How Do Whole-House Water Filtration Systems Work?

How Do Whole-House Water Filtration Systems Work?

If you’re like most homeowners, the cleanliness of the drinking water in your home is of primary importance to you. Did you know, however, that even water that has been treated by local water filtration facilities can still contain contaminants?

clean water

What’s In Your Drinking Water?

It’s normal for the water from your local treatment facility to contain a certain amount of impurities. Tests are constantly being conducted to measure how much of those contaminants are contained in the water and to make sure they remain at a safe level.

You may be surprised, though, to find out that such known disease causing chemicals as lead, arsenic, aluminum, cadmium, and others are frequently found in municipal water supplies. Of course, they are in a concentration that is deemed to be safe, but most people would prefer it if there were no contaminants at all in their drinking water. To that end, a whole-house water filtration system can be an effective tool for eliminating virtually all contaminants in your water.

A whole-house water filtration system can be equally important for homes that source their water from the well because these don’t have the benefit of being tested on a regular basis and can be susceptible to groundwater contamination.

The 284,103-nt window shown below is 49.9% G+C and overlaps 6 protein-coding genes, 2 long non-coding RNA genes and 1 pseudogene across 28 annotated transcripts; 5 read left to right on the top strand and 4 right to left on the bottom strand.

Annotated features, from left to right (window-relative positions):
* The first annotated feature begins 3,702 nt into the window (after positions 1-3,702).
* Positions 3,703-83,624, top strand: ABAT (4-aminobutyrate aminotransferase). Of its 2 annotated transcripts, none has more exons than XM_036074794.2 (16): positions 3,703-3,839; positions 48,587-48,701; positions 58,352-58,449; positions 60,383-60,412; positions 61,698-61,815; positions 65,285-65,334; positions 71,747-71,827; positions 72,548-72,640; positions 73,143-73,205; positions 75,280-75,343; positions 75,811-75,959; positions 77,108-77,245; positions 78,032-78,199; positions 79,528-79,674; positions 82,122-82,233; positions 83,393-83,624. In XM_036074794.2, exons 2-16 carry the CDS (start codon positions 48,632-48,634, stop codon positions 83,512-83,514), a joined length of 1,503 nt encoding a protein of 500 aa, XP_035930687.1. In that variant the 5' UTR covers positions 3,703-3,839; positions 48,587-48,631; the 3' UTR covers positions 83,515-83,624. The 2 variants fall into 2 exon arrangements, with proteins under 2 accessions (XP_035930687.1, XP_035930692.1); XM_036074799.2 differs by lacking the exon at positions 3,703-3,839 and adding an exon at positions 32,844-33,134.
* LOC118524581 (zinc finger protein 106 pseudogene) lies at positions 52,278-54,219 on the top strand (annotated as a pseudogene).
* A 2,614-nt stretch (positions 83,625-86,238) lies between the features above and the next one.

How Water Filtration Works

A whole-house water filtration system usually uses four steps to purify your water.

1. Pre-filtration:

larger particulates and contaminants found in tap water are removed in this preliminary step. Any particle larger than 5 microns is removed, which is important for the prevention of clogging down the line.

2. Removal of chlorine and other chemicals:

in the second step of the process, chlorine and other chemical contaminants are eliminated. Chlorine, used in the treatment of tap water by public processing plants, while being crucial for neutralizing biological contaminants, can give your water an unpleasant taste and smell.

3. Activated charcoal:

the EPA recommends an activated charcoal system for all whole-home water filtration solutions. In this portion of the process, any remaining impurities are removed.

4. Waste removal:

the last step of the process involves flushing away all of the contaminants and impurities filtered out in the first three steps, so you end up with sparkling clean and fresh tasting water that is virtually free from any potentially harmful chemicals all the time.

Is Water Filtration For You?

Clearly, whole-house water filtration systems that employ an activated charcoal component are most effective for providing the cleanest and best tasting water for you and your family. They remove more impurities than other filtration systems can’t. If you’re interested in adding one to your TX home, contact us today for a quote.

Comments are closed, but trackbacks and pingbacks are open.